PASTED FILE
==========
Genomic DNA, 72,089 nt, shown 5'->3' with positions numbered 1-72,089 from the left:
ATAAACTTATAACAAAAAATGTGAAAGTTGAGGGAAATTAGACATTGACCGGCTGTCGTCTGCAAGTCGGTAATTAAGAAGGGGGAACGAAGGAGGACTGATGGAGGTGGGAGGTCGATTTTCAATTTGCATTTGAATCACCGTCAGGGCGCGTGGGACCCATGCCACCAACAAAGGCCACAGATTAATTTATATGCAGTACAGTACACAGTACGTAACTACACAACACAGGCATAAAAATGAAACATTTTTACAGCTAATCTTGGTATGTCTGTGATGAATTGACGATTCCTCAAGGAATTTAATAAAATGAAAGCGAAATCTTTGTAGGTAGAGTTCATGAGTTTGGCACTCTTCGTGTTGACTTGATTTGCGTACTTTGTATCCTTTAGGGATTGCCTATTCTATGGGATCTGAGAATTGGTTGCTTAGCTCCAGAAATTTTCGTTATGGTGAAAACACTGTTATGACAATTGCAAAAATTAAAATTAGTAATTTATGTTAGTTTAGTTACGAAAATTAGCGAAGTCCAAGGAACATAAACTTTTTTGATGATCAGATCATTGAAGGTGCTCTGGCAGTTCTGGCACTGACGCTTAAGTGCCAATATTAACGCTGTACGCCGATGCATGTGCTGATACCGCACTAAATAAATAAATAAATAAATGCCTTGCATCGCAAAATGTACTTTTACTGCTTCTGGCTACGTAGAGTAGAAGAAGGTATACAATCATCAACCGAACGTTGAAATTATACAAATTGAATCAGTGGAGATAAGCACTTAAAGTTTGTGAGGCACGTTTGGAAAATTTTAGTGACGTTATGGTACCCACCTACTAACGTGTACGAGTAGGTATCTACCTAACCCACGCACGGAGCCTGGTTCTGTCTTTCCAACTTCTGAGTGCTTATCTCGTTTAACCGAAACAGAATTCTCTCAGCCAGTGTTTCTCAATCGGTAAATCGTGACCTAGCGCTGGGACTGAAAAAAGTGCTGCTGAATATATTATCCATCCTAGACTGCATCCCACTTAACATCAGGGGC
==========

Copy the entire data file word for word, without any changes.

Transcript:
Genomic DNA, 72,089 nt, shown 5'->3' with positions numbered 1-72,089 from the left:
ATAAACTTATAACAAAAAATGTGAAAGTTGAGGGAAATTAGACATTGACCGGCTGTCGTCTGCAAGTCGGTAATTAAGAAGGGGGAACGAAGGAGGACTGATGGAGGTGGGAGGTCGATTTTCAATTTGCATTTGAATCACCGTCAGGGCGCGTGGGACCCATGCCACCAACAAAGGCCACAGATTAATTTATATGCAGTACAGTACACAGTACGTAACTACACAACACAGGCATAAAAATGAAACATTTTTACAGCTAATCTTGGTATGTCTGTGATGAATTGACGATTCCTCAAGGAATTTAATAAAATGAAAGCGAAATCTTTGTAGGTAGAGTTCATGAGTTTGGCACTCTTCGTGTTGACTTGATTTGCGTACTTTGTATCCTTTAGGGATTGCCTATTCTATGGGATCTGAGAATTGGTTGCTTAGCTCCAGAAATTTTCGTTATGGTGAAAACACTGTTATGACAATTGCAAAAATTAAAATTAGTAATTTATGTTAGTTTAGTTACGAAAATTAGCGAAGTCCAAGGAACATAAACTTTTTTGATGATCAGATCATTGAAGGTGCTCTGGCAGTTCTGGCACTGACGCTTAAGTGCCAATATTAACGCTGTACGCCGATGCATGTGCTGATACCGCACTAAATAAATAAATAAATAAATGCCTTGCATCGCAAAATGTACTTTTACTGCTTCTGGCTACGTAGAGTAGAAGAAGGTATACAATCATCAACCGAACGTTGAAATTATACAAATTGAATCAGTGGAGATAAGCACTTAAAGTTTGTGAGGCACGTTTGGAAAATTTTAGTGACGTTATGGTACCCACCTACTAACGTGTACGAGTAGGTATCTACCTAACCCACGCACGGAGCCTGGTTCTGTCTTTCCAACTTCTGAGTGCTTATCTCGTTTAACCGAAACAGAATTCTCTCAGCCAGTGTTTCTCAATCGGTAAATCGTGACCTAGCGCTGGGACTGAAAAAAGTGCTGCTGAATATATTATCCATCCTAGACTGCATCCCACTTAACATCAGGGGC